The length of time that a CBO lasts depends on the specific circumstances of the case and the age of the offender. When a CBO is imposed, the court will specify the length of time that the CBO will remain in place. This can be for a fixed period of time, such as six months or one year, or it can be an indefinite CBO, which remains in place until the individual successfully applies to have it lifted or varied.
Indefinite CBOs are typically used in cases where the individual has engaged in persistent or serious anti-social behaviour and it is deemed necessary to protect the public from further harm. In such cases, the CBO will remain in place until the individual can demonstrate to the court that their behaviour has changed and that it is no longer necessary to impose the CBO.
It is important to note that an individual can apply to have a CBO varied or lifted at any time if they believe that the conditions of the CBO are no longer necessary or appropriate. The court will consider the application and will decide whether to vary or lift the CBO based on the circumstances of the case. As with any other application, substantial evidence is required to prove that circumstances have changed enough for them to warrant removal or variance of the conditions.
Evidence might include:
A criminal behaviour order is different from a Serious Crime Prevention Order (SCPO). An SCPO is an order imposed by the court to reduce or prevent criminal activity or involvement in serious crime that has already been committed. The purpose of an SCPO is to prevent further criminal activity, either by the same individuals involved at the time of conviction or by any other individuals associated with the criminal activity.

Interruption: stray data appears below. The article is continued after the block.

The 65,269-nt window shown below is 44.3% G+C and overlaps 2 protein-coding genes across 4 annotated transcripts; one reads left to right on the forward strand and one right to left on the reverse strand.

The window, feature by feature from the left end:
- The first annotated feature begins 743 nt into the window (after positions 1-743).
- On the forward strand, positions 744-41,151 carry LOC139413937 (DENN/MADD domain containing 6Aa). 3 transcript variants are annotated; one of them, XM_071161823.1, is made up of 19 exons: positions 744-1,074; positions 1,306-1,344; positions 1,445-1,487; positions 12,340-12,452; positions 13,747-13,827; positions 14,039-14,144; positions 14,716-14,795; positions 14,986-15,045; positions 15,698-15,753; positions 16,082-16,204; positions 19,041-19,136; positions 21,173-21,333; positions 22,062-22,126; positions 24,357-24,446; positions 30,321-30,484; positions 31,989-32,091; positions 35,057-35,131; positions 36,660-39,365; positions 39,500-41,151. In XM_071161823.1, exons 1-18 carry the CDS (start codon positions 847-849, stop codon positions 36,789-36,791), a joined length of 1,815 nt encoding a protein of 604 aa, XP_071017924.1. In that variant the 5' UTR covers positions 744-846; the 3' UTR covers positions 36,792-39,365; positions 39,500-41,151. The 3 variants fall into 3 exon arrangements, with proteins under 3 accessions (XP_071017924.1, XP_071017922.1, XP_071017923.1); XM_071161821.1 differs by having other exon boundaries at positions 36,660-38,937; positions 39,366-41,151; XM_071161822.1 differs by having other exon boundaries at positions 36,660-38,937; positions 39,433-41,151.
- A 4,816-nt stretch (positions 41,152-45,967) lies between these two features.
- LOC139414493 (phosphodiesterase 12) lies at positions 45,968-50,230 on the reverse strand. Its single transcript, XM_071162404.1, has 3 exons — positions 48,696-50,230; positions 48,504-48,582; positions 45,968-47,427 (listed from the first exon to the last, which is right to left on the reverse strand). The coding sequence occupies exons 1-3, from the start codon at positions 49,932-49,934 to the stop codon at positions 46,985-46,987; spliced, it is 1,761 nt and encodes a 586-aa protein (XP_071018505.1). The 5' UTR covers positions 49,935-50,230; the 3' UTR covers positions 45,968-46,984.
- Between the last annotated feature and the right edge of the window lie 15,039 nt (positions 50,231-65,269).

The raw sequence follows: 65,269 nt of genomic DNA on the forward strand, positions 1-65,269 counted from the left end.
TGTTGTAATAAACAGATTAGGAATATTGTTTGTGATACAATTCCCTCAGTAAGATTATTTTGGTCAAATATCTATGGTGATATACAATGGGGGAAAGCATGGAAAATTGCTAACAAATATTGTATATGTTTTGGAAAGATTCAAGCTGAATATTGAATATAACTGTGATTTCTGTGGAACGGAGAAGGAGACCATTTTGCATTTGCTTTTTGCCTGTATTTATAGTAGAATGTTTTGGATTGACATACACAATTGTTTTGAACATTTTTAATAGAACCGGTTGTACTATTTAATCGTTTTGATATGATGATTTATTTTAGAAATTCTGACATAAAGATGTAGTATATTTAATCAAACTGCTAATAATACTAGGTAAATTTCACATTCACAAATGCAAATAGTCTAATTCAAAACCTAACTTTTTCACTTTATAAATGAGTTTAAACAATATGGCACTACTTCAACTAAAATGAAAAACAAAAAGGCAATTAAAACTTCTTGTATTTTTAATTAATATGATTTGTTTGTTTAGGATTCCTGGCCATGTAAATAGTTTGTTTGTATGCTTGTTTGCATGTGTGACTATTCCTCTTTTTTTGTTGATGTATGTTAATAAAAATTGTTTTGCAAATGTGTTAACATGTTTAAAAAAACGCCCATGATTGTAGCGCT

Unlike a criminal behaviour order, an SCPO can be imposed on an individual who has already been convicted of a criminal offence or who is reasonably suspected to have committed criminal acts in the past. The court can also impose restrictions that are more far-reaching than those that are allowed under criminal behaviour orders. For example, the court can impose restrictions on an individual’s lifestyle, such as their travel or business activities.
In addition to criminal behaviour orders and Serious Crime Prevention Orders, other legal remedies may be available to protect individuals from criminal activity in the UK. These include restraining orders, criminal anti-social behaviour injunctions, and civil injunctions.
A CBO and an anti-social behaviour order (ASBO) are two different types of orders used to protect the public by preventing criminal or anti-social behaviour. An ASBO is a civil injunction issued by a court to prohibit an individual from engaging in certain activities that cause, or are likely to cause, alarm, harassment or distress to any other person. An ASBO typically lasts for up to two years and the breach of an ASBO is a criminal offence that can result in imprisonment.
Examples of criminal or anti-social behaviour that can lead to the imposition of an ASBO or a criminal behaviour order include:
If you or someone you care about has questions about the CBO application or issuance process, or you’re worried about exactly what happens when you are under the conditions of a CBO, reach out to the experts at Stuart Miller Solicitors today. Our team of criminal defence solicitors have decades’ worth of experience helping people with CBOs and related behaviour orders. Get in touch today for a free, no obligation consultation about your options.